Monday, September 13, 2010

Copyright on toy photographs

Dear Rich: I am a photographer and I have been taking pictures of toys. If I take a picture of a toy action figure am I in violation of copyright or do I own that picture to use as I want? (See my example.) I have been asked to have a show of these photos in a college gallery but someone told me I could get sued and that they are copyright violations. I have worked hard on images like this and hate to see all my work go to waste. First of all, (and second and third of all, too), theDear Rich staff loves Smurfs. And we love your beautiful portrait!  We feel if there is any justice that your work should be shared with the world. (BTW, we used to be real close with troll dolls, too, but then we had a sad falling out.)
Right, you had a question. The owner of the Smurfs and other live action figures control the right to reproduce their copyrighted imagery. That's what allows them to make Smurf movies (andtroll movies, too), etc. By the way, if you're selling or commenting on the sale of these items, copyright law, (Sec. 113(c)) permits you to reproduce these products (referred to as  "useful articles") if your use is "in connection with advertisements or commentaries ..." This "commerce" rule allows merchants to reproduce images of the products and others to comment on these products. However, we don't believe your photos would qualify for this exemption because your use or commentary is not in relation to commerce; it's all about making an art statement.(So why bring it up? Because we are copyright nerds and don't know when to stop chattering.)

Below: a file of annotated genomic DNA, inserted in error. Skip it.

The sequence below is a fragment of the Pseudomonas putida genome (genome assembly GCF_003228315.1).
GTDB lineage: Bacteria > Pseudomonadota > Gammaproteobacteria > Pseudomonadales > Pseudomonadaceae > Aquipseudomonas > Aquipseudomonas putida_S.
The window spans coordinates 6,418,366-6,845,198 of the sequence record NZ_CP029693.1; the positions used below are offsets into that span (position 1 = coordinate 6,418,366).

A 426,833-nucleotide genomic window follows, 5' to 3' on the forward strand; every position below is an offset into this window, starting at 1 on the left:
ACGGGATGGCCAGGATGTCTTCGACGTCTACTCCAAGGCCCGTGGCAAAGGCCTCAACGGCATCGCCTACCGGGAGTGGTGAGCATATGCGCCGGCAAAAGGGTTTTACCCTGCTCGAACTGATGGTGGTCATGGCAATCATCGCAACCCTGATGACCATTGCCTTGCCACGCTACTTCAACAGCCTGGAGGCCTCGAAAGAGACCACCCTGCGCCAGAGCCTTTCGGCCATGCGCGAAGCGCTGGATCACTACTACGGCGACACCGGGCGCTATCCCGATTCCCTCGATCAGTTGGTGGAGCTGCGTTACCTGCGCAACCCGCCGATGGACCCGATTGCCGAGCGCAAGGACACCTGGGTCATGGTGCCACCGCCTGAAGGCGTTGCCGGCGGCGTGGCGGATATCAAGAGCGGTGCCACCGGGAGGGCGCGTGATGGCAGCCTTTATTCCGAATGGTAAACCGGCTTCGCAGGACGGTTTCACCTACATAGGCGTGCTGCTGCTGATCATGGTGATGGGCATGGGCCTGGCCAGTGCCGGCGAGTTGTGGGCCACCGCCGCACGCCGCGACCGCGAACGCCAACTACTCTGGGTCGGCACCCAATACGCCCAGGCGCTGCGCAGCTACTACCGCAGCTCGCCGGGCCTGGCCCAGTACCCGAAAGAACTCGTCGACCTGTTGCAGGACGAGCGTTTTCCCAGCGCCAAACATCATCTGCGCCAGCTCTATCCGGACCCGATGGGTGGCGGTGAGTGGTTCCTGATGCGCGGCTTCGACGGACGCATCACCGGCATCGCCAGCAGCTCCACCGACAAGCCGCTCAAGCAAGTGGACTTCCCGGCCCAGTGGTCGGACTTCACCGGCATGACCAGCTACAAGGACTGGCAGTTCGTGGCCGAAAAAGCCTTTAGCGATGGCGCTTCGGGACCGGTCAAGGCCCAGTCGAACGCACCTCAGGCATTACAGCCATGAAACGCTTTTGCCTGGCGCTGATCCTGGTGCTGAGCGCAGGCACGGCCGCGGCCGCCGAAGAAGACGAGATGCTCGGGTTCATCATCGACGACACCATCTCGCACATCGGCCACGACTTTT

But there's always fair use. We're usually hesitant to trot out "fair use" as the basis for using somebody's copyrighted work because there is no certainty that the defense will succeed (or that you can even afford to bring it). Still, it's worked for some artists in your position. Artist Thomas Forsythe created 78 images of Barbie dolls "in various absurd and often sexualized positions" and was able to beat back claims by Mattel. Fair use would might also succeed in this use of troll dolls in a fine art spat, as well.
Bottom line dept. We believe that your limited display in a college gallery is not the kind of thing that triggers a C&D letter. You're more likely to run into a problem if you anger the copyright owner (by disparaging the work) or by competing in some way  (for example, by selling prints online). Good luck with your show!